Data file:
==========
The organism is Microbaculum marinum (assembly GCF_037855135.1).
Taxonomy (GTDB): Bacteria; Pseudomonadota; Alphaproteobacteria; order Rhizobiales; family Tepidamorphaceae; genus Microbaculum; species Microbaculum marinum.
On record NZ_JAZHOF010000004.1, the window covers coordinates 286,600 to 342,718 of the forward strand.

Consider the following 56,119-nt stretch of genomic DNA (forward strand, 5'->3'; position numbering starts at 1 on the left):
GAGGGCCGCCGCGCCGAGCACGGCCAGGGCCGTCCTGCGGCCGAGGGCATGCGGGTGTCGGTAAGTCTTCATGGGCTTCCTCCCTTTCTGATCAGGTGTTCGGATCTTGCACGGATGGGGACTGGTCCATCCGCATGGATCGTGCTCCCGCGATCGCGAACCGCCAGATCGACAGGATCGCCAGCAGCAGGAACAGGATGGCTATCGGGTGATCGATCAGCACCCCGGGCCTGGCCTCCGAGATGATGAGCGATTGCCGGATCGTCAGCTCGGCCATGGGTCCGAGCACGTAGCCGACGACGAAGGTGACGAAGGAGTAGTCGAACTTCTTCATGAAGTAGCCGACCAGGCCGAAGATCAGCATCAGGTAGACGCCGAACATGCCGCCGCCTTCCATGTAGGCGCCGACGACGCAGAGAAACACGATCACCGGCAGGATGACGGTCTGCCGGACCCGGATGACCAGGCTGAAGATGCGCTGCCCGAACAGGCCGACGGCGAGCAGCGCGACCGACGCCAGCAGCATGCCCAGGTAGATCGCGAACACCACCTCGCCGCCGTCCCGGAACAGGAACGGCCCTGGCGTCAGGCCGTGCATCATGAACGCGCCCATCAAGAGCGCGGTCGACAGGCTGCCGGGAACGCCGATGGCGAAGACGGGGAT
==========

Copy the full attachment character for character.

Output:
The organism is Microbaculum marinum (assembly GCF_037855135.1).
Taxonomy (GTDB): Bacteria; Pseudomonadota; Alphaproteobacteria; order Rhizobiales; family Tepidamorphaceae; genus Microbaculum; species Microbaculum marinum.
On record NZ_JAZHOF010000004.1, the window covers coordinates 286,600 to 342,718 of the forward strand.

Consider the following 56,119-nt stretch of genomic DNA (forward strand, 5'->3'; position numbering starts at 1 on the left):
GAGGGCCGCCGCGCCGAGCACGGCCAGGGCCGTCCTGCGGCCGAGGGCATGCGGGTGTCGGTAAGTCTTCATGGGCTTCCTCCCTTTCTGATCAGGTGTTCGGATCTTGCACGGATGGGGACTGGTCCATCCGCATGGATCGTGCTCCCGCGATCGCGAACCGCCAGATCGACAGGATCGCCAGCAGCAGGAACAGGATGGCTATCGGGTGATCGATCAGCACCCCGGGCCTGGCCTCCGAGATGATGAGCGATTGCCGGATCGTCAGCTCGGCCATGGGTCCGAGCACGTAGCCGACGACGAAGGTGACGAAGGAGTAGTCGAACTTCTTCATGAAGTAGCCGACCAGGCCGAAGATCAGCATCAGGTAGACGCCGAACATGCCGCCGCCTTCCATGTAGGCGCCGACGACGCAGAGAAACACGATCACCGGCAGGATGACGGTCTGCCGGACCCGGATGACCAGGCTGAAGATGCGCTGCCCGAACAGGCCGACGGCGAGCAGCGCGACCGACGCCAGCAGCATGCCCAGGTAGATCGCGAACACCACCTCGCCGCCGTCCCGGAACAGGAACGGCCCTGGCGTCAGGCCGTGCATCATGAACGCGCCCATCAAGAGCGCGGTCGACAGGCTGCCGGGAACGCCGATGGCGAAGACGGGGAT